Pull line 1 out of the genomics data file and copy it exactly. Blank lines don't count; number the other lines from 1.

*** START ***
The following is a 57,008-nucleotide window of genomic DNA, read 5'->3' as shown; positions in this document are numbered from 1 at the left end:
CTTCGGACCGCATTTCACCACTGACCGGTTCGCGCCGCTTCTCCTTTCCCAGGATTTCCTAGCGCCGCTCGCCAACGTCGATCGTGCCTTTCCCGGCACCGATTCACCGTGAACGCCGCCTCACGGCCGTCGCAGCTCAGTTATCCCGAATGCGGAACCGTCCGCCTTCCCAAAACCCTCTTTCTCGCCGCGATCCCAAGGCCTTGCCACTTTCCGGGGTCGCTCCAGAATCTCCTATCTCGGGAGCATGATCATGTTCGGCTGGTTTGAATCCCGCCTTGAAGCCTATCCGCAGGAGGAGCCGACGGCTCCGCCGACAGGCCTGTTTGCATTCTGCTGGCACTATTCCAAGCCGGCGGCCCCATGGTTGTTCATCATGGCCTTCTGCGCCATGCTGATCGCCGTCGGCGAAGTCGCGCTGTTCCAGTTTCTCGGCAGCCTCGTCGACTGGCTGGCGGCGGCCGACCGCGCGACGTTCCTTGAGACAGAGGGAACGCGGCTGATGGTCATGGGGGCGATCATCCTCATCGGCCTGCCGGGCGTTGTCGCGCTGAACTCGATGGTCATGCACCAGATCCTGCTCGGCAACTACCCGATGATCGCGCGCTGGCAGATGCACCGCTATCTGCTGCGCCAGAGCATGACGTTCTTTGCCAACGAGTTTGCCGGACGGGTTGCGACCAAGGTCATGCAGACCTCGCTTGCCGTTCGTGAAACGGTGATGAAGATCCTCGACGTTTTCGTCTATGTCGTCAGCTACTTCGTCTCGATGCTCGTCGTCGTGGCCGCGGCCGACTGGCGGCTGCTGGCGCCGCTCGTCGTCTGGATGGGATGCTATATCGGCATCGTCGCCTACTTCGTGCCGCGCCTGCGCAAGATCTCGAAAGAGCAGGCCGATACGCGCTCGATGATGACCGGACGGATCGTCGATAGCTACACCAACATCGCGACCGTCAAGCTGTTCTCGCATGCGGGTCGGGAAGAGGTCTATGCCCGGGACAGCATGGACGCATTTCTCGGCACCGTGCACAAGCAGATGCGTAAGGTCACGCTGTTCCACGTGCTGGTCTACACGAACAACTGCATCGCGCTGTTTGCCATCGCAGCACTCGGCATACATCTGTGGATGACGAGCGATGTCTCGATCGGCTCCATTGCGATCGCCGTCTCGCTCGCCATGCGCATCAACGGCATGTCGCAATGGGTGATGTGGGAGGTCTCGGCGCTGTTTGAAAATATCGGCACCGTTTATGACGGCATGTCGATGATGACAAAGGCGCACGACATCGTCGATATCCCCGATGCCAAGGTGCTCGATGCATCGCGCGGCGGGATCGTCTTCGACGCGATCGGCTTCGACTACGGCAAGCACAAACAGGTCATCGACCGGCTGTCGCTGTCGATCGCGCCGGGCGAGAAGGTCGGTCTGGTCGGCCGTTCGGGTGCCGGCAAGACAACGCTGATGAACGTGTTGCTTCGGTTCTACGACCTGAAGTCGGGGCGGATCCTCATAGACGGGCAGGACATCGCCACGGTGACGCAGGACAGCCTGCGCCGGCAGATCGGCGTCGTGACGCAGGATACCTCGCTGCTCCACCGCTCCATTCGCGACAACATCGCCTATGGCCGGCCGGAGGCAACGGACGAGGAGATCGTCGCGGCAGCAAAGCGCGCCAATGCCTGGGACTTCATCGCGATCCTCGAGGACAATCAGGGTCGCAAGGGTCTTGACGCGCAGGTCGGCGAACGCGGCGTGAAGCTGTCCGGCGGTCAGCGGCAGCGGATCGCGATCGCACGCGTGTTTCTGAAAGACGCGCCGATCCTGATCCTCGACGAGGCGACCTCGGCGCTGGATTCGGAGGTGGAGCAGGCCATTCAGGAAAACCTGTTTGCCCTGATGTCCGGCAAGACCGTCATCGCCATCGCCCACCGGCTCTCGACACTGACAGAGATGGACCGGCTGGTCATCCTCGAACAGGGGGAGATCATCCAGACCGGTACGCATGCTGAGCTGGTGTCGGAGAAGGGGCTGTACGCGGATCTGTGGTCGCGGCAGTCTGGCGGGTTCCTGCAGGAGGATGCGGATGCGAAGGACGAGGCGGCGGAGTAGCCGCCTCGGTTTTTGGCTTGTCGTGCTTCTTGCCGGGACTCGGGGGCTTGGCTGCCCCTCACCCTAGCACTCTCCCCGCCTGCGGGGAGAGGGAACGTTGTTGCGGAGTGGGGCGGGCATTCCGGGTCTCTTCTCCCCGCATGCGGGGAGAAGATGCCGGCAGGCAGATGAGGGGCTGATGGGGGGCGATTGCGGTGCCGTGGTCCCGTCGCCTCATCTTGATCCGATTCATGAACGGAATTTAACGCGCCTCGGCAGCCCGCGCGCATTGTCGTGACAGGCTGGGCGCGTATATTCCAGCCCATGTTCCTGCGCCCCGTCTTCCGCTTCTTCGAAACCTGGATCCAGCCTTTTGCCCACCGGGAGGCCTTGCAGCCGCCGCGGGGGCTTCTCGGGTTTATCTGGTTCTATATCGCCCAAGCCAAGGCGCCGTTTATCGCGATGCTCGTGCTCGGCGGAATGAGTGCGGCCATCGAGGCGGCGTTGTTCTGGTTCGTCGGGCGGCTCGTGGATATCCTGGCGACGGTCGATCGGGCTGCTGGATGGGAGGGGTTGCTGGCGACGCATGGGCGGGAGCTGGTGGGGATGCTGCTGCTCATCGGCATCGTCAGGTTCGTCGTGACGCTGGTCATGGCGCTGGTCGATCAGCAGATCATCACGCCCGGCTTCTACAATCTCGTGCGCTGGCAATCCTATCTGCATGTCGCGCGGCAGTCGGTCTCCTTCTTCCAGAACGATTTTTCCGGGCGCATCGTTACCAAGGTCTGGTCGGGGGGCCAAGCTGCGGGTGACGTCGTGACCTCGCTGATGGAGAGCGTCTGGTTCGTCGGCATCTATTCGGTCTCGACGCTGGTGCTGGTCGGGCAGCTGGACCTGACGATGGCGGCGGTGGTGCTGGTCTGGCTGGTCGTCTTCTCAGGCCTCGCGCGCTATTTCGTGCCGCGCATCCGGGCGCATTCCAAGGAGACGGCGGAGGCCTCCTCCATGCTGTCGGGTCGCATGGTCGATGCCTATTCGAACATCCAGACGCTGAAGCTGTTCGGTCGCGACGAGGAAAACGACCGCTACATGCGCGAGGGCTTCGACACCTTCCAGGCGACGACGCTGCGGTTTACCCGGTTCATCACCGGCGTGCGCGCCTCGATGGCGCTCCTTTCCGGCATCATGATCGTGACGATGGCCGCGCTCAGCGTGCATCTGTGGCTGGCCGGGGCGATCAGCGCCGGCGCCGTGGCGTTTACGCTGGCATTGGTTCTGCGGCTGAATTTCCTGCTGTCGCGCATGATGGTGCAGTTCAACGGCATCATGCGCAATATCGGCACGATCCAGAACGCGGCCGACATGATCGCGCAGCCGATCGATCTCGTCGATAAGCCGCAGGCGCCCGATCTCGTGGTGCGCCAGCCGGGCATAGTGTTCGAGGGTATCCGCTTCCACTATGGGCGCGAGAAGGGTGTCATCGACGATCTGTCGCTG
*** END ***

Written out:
The following is a 57,008-nucleotide window of genomic DNA, read 5'->3' as shown; positions in this document are numbered from 1 at the left end: